@brianmcallister/sequential-promise
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    1.0.1 • Public • Published

    @brianmcallister/sequential-promise

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    Run Promises that depend on each other sequentially

    sequential-promise allows for running a series of promises sequentially, where each promise in the list depends on the previous promise having settled. There are two functions in this package, one that mirrors the behavior of Promise#all, and one mirroring Promise#allSettled (but which does not require Promise#allSettled to exist in your environment).

    Table of contents

    Installation

    npm install @brianmcallister/sequential-promise
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    Usage

    The main concept to understand here is that you'll need to create an array of functions that create Promises, not an array of Promises (if you're using TypeScript, then the compiler will yell at you if you pass Promise<unknown>[]).

    The functions in this package iterate over the array of functions you pass, calls each one, and then waits for each returned promise settle before continuing on.

    import sequential from '@brianmcallister/sequential-promise';
    
    const asyncRequests = [
      () => fetchUser({ id: 1 }),
      (user1) => fetchOrderDetails(user1.orders),
    ];
    
    sequential(asyncRequests).then(([user1, userOrderDetails]) => {
      renderOrderDetails(userOrderDetails);
    });
    
    // ...or with async/await:
    const [user1, userOrderDetails] = await sequential(asyncRequests);
    
    renderOrderDetails(userOrderDetails);
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    API

    Functions

    sequential

    import sequential from '@brianmcallister/sequential-promise';

    sequential is the default export. It iterates over an array of functions that return promises. If one of the promises rejects, then everything will stop, and sequential will return a rejected promise, just like how Promise#all behaves.

    sequential: <T>(funcs: ((list: T[]) => Promise<T>)[]) => Promise<T[]>;

    All promises resolving:

    import sequential from '@brianmcallister/sequential-promise';
    
    const promises = [
      () => Promise.resolve('one'),
      () => Promise.resolve('two'),
    ];
    
    const results = await sequential(promises);
    // #=> ['one', 'two'];

    Some promises rejecting:

    import sequential from '@brianmcallister/sequential-promise';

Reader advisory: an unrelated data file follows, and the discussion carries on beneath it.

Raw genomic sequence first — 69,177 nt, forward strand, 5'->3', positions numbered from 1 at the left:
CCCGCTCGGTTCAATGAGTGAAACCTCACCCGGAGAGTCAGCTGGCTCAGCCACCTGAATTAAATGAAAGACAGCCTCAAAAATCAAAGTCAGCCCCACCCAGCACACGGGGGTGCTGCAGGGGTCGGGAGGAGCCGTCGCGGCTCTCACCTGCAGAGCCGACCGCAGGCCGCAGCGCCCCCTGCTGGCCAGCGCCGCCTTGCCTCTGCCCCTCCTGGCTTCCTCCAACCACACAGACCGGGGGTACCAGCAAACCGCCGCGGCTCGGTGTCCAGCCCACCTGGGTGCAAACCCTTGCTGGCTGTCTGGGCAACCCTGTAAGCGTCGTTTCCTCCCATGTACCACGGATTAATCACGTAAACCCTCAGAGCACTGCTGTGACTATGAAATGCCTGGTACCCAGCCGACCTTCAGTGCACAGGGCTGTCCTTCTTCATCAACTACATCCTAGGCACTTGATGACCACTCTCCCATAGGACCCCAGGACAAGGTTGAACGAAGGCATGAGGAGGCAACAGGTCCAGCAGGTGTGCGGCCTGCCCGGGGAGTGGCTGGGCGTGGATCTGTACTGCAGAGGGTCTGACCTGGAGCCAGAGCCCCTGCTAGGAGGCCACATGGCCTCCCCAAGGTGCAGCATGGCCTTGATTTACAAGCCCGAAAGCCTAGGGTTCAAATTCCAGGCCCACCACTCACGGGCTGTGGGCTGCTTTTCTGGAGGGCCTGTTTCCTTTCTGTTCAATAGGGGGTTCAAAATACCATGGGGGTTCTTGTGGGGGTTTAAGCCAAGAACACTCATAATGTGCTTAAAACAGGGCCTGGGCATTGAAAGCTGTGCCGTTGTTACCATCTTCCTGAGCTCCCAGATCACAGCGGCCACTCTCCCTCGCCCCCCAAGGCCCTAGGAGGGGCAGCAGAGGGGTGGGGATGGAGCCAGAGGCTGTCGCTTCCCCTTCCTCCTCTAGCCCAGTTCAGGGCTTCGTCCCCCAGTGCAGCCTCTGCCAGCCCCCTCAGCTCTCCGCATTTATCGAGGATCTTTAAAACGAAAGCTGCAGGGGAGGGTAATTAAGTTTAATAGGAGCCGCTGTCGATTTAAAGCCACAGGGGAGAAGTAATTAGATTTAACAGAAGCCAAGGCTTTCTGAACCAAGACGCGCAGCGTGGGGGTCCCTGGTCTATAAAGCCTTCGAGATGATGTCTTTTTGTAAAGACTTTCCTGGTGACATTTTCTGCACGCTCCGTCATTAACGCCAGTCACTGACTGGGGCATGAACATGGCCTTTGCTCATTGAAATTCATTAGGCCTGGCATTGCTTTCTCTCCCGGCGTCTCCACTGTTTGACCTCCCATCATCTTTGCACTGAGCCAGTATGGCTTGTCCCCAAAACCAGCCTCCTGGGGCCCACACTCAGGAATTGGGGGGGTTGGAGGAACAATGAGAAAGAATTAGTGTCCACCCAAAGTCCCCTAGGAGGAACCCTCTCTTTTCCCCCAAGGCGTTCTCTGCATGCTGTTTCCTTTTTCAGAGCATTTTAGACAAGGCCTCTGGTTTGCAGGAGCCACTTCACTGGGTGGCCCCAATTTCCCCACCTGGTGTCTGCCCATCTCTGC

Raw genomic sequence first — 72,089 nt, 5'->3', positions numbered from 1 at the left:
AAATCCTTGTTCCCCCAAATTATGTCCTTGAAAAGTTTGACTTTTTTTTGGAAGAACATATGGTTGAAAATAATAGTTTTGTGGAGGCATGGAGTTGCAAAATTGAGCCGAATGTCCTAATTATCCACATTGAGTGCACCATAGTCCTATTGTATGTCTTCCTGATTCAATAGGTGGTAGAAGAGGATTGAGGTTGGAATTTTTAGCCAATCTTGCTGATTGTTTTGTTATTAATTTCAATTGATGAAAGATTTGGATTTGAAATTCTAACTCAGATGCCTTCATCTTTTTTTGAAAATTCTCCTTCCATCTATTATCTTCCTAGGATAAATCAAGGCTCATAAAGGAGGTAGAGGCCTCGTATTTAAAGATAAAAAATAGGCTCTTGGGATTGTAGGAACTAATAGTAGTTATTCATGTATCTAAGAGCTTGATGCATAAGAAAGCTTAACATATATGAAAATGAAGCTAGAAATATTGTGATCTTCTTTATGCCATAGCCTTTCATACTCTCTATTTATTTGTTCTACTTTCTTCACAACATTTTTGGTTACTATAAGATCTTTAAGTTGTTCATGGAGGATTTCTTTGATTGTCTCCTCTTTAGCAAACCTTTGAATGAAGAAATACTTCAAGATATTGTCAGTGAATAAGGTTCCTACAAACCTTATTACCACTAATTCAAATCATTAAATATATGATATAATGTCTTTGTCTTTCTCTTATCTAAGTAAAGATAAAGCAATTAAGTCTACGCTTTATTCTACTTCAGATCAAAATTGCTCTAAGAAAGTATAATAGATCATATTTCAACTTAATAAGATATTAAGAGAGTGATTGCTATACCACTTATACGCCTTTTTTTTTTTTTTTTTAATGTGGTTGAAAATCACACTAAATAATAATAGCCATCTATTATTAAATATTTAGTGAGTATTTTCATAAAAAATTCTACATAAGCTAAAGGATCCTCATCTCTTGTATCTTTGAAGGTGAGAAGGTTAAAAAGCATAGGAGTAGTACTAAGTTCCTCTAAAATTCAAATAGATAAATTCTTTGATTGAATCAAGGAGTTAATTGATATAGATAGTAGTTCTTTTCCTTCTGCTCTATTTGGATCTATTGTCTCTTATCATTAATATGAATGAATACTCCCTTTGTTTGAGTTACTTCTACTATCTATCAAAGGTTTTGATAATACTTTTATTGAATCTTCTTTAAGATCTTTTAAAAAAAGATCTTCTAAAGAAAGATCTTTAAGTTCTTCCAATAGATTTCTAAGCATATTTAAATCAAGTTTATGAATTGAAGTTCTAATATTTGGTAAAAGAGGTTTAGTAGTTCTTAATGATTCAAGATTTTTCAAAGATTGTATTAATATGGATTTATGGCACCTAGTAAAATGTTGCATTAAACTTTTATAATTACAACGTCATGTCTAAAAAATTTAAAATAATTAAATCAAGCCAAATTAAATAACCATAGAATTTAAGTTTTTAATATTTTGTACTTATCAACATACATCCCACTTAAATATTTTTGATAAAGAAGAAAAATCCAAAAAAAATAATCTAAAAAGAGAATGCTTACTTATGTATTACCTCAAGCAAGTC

const promises = [
      () => Promise.resolve('one'),
      () => Promise.reject('oops'),
    ];
    
    try {
      await sequential(promises)
    } catch (err) {
      console.log(err);
      // #=> 'oops';
    }

    sequentialAllSettled

    import { sequentialAllSettled } from '@brianmcallister/sequential-promise';

    sequentialAllSettled attempts to behave the same way the forthcoming `Promise#allSettled behaves.

    Even if one of the promises rejects, the iteration won't stop. Instead, the results of every promise are gathered up and the final promise resolves with a summary of all the promises settled values as Result<T>[] (See: Result<T> below.

    sequentialAllSettled: <T>(funcs: ((list: Result<T>[]) => Promise<T>)[]) => Promise<Result<T>[]>;

    Example:

    import { sequentialAllSettled } from '@brianmcallister/sequential-promise';
    
    const promises = [
      () => Promise.resolve('one'),
      () => Promise.reject('oops'),
    ];
    
    const results = await sequentialAllSettled(promises);
    // #=> [{ status: 'fulfilled', value: 'one' }, { status: 'rejected', reason: 'oops' }];
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    Types

    Result<T>

    Settled value when using sequentialAllSettled.

    import { Result } from '@brianmcallister/sequential-promise';
    interface Fulfilled<T> {
        status: 'fulfilled';
        value: T;
    }
    
    interface Rejected {
        status: 'rejected';
        reason: unknown;
    }
    
    type Result<T> = Fulfilled<T> | Rejected;
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    Install

    npm i @brianmcallister/sequential-promise

    DownloadsWeekly Downloads

    170

    Version

    1.0.1

    License

    MIT

    Unpacked Size

    17.8 kB

    Total Files

    9

    Last publish

    Collaborators

    • brianmcallister